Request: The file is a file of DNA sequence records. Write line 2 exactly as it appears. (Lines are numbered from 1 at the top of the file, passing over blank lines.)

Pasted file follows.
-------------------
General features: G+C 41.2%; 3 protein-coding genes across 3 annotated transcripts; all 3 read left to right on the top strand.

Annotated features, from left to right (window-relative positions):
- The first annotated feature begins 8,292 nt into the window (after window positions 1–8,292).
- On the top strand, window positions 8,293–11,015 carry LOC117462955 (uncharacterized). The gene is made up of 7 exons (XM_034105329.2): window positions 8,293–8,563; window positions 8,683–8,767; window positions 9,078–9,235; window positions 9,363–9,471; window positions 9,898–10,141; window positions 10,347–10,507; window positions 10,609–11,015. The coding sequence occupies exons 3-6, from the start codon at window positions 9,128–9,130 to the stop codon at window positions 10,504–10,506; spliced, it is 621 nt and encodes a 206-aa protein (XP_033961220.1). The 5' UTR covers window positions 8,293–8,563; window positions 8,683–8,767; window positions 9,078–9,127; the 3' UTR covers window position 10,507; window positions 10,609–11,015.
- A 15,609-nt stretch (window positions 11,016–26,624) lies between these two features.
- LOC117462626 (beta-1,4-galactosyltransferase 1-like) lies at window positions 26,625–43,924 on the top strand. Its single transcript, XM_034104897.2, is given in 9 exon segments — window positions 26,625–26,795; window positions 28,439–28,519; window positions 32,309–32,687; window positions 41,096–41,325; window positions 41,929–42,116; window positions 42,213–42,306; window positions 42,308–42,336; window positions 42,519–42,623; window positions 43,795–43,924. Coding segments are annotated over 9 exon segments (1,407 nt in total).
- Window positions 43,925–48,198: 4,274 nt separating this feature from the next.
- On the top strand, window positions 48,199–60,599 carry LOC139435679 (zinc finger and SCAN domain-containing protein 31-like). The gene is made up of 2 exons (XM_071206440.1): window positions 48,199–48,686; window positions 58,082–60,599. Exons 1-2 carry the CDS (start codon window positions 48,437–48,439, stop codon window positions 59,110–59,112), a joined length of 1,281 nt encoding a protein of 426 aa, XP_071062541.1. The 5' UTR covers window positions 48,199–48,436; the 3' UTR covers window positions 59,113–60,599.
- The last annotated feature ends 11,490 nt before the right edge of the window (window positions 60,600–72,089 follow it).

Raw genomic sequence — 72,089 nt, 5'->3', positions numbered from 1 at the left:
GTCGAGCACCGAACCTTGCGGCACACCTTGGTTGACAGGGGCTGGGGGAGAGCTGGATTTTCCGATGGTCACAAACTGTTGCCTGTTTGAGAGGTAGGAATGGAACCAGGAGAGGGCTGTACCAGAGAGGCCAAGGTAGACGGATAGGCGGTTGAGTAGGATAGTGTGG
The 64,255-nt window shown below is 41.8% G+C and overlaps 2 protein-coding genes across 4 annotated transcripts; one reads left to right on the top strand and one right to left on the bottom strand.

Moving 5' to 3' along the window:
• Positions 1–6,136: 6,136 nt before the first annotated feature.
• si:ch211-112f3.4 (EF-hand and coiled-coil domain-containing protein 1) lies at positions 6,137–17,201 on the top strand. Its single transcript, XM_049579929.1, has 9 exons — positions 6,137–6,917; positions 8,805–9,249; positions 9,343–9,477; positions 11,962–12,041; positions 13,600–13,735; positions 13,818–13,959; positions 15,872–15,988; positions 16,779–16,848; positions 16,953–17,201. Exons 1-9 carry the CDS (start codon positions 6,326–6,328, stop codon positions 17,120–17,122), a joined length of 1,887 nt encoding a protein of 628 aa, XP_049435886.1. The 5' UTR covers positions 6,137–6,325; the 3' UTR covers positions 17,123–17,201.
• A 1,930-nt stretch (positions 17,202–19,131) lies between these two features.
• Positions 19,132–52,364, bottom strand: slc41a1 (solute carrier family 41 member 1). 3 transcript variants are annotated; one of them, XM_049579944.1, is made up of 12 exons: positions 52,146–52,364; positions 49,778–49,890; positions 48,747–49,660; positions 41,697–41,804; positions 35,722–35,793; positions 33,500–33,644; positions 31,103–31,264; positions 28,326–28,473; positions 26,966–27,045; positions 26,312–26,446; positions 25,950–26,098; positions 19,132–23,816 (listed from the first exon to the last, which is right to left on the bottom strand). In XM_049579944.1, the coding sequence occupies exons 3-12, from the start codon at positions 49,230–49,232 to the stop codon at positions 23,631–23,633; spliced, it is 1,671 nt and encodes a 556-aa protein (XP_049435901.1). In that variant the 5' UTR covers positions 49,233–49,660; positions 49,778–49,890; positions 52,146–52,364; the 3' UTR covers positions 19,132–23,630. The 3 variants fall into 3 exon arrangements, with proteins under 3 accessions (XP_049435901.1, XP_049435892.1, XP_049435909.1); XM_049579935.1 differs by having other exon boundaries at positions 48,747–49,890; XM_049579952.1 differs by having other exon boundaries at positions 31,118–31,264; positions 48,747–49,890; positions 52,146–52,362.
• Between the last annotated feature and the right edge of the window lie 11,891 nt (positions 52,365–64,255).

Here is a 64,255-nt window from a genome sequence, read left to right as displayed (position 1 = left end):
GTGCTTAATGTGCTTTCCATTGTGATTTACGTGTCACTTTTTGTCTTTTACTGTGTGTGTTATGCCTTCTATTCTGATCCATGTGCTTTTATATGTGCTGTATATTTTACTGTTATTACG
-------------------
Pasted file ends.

Annotated features, from left to right (window-relative positions):